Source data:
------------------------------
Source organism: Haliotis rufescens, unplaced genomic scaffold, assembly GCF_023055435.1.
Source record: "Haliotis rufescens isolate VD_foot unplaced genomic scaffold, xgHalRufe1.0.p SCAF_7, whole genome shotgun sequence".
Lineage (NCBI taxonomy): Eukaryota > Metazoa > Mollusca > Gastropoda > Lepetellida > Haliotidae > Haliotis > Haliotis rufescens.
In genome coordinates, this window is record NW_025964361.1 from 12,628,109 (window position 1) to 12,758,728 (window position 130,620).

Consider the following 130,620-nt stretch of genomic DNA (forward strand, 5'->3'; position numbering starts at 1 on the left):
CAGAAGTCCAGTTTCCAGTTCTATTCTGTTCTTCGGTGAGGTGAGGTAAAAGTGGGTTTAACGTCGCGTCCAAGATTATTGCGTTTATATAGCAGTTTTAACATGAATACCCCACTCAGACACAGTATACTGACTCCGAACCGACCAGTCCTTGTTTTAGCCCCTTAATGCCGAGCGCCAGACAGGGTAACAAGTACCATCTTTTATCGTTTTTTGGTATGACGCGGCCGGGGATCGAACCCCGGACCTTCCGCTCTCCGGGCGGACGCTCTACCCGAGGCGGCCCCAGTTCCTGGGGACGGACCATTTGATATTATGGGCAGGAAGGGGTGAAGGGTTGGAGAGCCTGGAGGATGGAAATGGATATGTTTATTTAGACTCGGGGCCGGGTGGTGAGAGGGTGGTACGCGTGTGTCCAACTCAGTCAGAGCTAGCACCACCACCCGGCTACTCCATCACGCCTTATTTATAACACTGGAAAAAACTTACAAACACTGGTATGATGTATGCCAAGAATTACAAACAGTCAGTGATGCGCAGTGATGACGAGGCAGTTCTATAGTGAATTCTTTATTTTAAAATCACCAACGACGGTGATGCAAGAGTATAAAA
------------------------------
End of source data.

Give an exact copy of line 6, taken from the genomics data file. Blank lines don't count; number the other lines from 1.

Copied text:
CAGAAGTCCAGTTTCCAGTTCTATTCTGTTCTTCGGTGAGGTGAGGTAAAAGTGGGTTTAACGTCGCGTCCAAGATTATTGCGTTTATATAGCAGTTTTAACATGAATACCCCACTCAGACACAGTATACTGACTCCGAACCGACCAGTCCTTGTTTTAGCCCCTTAATGCCGAGCGCCAGACAGGGTAACAAGTACCATCTTTTATCGTTTTTTGGTATGACGCGGCCGGGGATCGAACCCCGGACCTTCCGCTCTCCGGGCGGACGCTCTACCCGAGGCGGCCCCAGTTCCTGGGGACGGACCATTTGATATTATGGGCAGGAAGGGGTGAAGGGTTGGAGAGCCTGGAGGATGGAAATGGATATGTTTATTTAGACTCGGGGCCGGGTGGTGAGAGGGTGGTACGCGTGTGTCCAACTCAGTCAGAGCTAGCACCACCACCCGGCTACTCCATCACGCCTTATTTATAACACTGGAAAAAACTTACAAACACTGGTATGATGTATGCCAAGAATTACAAACAGTCAGTGATGCGCAGTGATGACGAGGCAGTTCTATAGTGAATTCTTTATTTTAAAATCACCAACGACGGTGATGCAAGAGTATAAAA